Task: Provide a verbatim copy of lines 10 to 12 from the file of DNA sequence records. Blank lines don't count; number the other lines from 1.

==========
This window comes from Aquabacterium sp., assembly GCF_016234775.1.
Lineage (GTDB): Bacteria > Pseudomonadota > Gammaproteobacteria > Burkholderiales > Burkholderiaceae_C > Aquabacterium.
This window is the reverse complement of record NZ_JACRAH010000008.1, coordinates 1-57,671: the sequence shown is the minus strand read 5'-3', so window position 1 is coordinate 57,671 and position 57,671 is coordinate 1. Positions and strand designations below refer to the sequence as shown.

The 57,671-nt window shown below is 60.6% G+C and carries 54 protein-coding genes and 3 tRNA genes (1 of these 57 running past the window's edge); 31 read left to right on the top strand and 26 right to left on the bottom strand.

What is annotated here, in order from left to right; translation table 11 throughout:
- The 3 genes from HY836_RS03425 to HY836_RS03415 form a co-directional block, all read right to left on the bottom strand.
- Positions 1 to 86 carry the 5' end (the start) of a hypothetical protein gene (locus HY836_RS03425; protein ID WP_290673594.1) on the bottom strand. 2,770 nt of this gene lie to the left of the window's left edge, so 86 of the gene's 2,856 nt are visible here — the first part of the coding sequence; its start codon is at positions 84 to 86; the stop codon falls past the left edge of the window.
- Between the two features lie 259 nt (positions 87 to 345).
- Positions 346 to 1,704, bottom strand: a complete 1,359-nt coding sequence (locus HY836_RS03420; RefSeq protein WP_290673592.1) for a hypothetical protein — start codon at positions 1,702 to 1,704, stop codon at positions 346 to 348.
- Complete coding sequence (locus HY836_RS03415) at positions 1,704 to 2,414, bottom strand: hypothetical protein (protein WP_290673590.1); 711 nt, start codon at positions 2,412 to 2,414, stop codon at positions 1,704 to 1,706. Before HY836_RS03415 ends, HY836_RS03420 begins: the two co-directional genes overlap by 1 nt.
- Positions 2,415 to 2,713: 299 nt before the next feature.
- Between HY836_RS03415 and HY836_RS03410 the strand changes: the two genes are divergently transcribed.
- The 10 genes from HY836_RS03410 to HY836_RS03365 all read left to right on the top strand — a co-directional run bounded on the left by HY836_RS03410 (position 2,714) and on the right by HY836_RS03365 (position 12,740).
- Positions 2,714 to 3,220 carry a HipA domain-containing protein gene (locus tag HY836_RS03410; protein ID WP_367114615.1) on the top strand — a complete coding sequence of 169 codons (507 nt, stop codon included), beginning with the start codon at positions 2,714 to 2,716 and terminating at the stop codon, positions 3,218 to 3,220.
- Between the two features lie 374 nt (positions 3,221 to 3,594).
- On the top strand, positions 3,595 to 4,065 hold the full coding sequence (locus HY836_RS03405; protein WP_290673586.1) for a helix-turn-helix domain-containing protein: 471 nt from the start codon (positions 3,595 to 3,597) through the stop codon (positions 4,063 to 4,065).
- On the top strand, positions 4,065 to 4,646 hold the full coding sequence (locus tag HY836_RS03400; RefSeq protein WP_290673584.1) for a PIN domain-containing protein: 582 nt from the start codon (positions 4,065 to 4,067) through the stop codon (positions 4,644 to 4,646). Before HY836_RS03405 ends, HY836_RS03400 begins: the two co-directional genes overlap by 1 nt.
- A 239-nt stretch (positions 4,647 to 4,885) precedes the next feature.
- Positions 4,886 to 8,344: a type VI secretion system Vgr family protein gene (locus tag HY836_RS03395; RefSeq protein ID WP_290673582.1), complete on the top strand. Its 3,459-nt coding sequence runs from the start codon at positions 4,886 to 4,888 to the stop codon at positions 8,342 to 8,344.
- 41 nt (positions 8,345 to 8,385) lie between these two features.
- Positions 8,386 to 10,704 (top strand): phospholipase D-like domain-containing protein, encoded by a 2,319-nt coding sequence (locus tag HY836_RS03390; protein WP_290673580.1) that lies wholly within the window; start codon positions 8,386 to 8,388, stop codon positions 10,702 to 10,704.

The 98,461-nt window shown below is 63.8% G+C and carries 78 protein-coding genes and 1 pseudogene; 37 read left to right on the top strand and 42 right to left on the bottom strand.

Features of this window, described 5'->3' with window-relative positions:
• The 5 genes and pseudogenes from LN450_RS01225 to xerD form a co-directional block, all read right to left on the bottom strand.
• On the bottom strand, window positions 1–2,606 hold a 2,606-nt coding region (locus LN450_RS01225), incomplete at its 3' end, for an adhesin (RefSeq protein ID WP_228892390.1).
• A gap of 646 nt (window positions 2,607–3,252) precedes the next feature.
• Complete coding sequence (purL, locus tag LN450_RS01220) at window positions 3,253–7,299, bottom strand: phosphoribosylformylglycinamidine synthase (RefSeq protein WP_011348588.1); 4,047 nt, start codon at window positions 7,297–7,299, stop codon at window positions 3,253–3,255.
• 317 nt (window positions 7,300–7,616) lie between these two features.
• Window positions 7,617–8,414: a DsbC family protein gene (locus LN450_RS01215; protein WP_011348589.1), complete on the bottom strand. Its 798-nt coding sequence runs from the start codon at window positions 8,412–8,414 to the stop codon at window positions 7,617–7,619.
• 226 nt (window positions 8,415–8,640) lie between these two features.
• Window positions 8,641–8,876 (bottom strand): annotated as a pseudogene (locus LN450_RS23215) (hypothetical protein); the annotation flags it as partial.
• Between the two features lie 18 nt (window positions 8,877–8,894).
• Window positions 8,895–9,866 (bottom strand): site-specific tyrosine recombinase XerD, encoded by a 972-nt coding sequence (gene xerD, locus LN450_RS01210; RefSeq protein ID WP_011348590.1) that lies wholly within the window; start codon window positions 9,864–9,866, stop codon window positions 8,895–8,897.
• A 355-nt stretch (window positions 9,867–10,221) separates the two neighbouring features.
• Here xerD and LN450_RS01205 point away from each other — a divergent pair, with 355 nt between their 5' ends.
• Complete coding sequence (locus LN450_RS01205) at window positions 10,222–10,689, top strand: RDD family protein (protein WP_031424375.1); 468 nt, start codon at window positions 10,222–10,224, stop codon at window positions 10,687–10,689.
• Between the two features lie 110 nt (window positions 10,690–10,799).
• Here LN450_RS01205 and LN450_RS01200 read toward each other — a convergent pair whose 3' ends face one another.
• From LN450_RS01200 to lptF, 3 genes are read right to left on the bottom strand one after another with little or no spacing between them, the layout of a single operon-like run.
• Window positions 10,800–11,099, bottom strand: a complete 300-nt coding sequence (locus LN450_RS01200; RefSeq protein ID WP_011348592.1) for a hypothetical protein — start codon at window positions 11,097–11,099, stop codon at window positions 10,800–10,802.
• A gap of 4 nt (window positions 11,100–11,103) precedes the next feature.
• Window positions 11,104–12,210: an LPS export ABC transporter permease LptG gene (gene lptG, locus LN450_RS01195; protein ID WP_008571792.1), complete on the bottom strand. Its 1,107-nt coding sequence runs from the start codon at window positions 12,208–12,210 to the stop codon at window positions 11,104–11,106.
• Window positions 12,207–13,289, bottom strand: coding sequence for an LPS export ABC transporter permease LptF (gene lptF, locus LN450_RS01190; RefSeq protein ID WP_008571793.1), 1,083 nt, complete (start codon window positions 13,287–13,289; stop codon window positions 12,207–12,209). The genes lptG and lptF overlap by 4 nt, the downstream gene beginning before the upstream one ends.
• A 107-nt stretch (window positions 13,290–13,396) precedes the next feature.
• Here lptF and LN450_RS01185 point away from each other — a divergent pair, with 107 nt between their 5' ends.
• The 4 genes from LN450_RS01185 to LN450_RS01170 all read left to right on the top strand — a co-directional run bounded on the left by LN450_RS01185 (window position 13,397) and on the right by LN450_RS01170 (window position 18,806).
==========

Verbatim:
- Complete coding sequence (locus HY836_RS03415) at positions 1,704 to 2,414, bottom strand: hypothetical protein (protein WP_290673590.1); 711 nt, start codon at positions 2,412 to 2,414, stop codon at positions 1,704 to 1,706. Before HY836_RS03415 ends, HY836_RS03420 begins: the two co-directional genes overlap by 1 nt.
- Positions 2,415 to 2,713: 299 nt before the next feature.
- Between HY836_RS03415 and HY836_RS03410 the strand changes: the two genes are divergently transcribed.